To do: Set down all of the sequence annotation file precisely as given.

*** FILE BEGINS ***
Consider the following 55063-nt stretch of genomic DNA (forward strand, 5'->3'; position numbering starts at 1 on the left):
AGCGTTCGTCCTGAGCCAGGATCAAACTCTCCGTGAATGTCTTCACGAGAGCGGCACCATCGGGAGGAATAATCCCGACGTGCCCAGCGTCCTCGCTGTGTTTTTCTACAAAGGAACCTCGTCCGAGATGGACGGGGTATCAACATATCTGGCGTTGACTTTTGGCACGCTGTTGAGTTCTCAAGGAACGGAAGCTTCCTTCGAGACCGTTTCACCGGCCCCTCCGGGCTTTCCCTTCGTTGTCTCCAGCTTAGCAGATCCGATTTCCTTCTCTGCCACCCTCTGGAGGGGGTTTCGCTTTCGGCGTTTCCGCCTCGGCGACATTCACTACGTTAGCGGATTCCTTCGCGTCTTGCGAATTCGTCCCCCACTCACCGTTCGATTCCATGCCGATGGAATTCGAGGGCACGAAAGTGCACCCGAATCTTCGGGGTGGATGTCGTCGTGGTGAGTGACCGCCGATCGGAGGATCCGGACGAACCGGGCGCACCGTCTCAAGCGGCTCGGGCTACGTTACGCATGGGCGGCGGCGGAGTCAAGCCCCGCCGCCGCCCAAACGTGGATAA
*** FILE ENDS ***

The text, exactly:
Consider the following 55063-nt stretch of genomic DNA (forward strand, 5'->3'; position numbering starts at 1 on the left):
AGCGTTCGTCCTGAGCCAGGATCAAACTCTCCGTGAATGTCTTCACGAGAGCGGCACCATCGGGAGGAATAATCCCGACGTGCCCAGCGTCCTCGCTGTGTTTTTCTACAAAGGAACCTCGTCCGAGATGGACGGGGTATCAACATATCTGGCGTTGACTTTTGGCACGCTGTTGAGTTCTCAAGGAACGGAAGCTTCCTTCGAGACCGTTTCACCGGCCCCTCCGGGCTTTCCCTTCGTTGTCTCCAGCTTAGCAGATCCGATTTCCTTCTCTGCCACCCTCTGGAGGGGGTTTCGCTTTCGGCGTTTCCGCCTCGGCGACATTCACTACGTTAGCGGATTCCTTCGCGTCTTGCGAATTCGTCCCCCACTCACCGTTCGATTCCATGCCGATGGAATTCGAGGGCACGAAAGTGCACCCGAATCTTCGGGGTGGATGTCGTCGTGGTGAGTGACCGCCGATCGGAGGATCCGGACGAACCGGGCGCACCGTCTCAAGCGGCTCGGGCTACGTTACGCATGGGCGGCGGCGGAGTCAAGCCCCGCCGCCGCCCAAACGTGGATAA